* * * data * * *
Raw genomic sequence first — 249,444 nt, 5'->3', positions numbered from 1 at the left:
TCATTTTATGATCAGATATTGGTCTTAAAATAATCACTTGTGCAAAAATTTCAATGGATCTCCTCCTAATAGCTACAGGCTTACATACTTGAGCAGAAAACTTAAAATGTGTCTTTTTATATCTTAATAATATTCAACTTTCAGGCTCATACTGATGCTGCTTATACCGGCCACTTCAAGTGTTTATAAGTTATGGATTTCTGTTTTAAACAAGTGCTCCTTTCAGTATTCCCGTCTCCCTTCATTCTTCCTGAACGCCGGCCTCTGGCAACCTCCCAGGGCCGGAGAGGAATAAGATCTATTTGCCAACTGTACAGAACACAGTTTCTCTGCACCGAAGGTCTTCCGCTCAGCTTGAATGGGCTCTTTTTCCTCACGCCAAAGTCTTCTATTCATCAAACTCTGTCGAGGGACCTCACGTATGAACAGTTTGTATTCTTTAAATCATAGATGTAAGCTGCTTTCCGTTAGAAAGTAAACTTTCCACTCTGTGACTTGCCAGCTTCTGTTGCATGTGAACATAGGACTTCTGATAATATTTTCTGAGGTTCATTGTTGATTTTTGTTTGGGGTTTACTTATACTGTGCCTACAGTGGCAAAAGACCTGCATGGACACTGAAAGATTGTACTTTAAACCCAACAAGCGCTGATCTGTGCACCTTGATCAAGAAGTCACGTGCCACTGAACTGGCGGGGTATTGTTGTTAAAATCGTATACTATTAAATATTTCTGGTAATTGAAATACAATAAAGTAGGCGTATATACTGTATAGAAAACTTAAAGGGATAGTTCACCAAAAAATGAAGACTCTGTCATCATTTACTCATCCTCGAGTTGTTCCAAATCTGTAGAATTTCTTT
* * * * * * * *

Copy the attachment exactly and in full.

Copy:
Raw genomic sequence first — 249,444 nt, 5'->3', positions numbered from 1 at the left:
TCATTTTATGATCAGATATTGGTCTTAAAATAATCACTTGTGCAAAAATTTCAATGGATCTCCTCCTAATAGCTACAGGCTTACATACTTGAGCAGAAAACTTAAAATGTGTCTTTTTATATCTTAATAATATTCAACTTTCAGGCTCATACTGATGCTGCTTATACCGGCCACTTCAAGTGTTTATAAGTTATGGATTTCTGTTTTAAACAAGTGCTCCTTTCAGTATTCCCGTCTCCCTTCATTCTTCCTGAACGCCGGCCTCTGGCAACCTCCCAGGGCCGGAGAGGAATAAGATCTATTTGCCAACTGTACAGAACACAGTTTCTCTGCACCGAAGGTCTTCCGCTCAGCTTGAATGGGCTCTTTTTCCTCACGCCAAAGTCTTCTATTCATCAAACTCTGTCGAGGGACCTCACGTATGAACAGTTTGTATTCTTTAAATCATAGATGTAAGCTGCTTTCCGTTAGAAAGTAAACTTTCCACTCTGTGACTTGCCAGCTTCTGTTGCATGTGAACATAGGACTTCTGATAATATTTTCTGAGGTTCATTGTTGATTTTTGTTTGGGGTTTACTTATACTGTGCCTACAGTGGCAAAAGACCTGCATGGACACTGAAAGATTGTACTTTAAACCCAACAAGCGCTGATCTGTGCACCTTGATCAAGAAGTCACGTGCCACTGAACTGGCGGGGTATTGTTGTTAAAATCGTATACTATTAAATATTTCTGGTAATTGAAATACAATAAAGTAGGCGTATATACTGTATAGAAAACTTAAAGGGATAGTTCACCAAAAAATGAAGACTCTGTCATCATTTACTCATCCTCGAGTTGTTCCAAATCTGTAGAATTTCTTT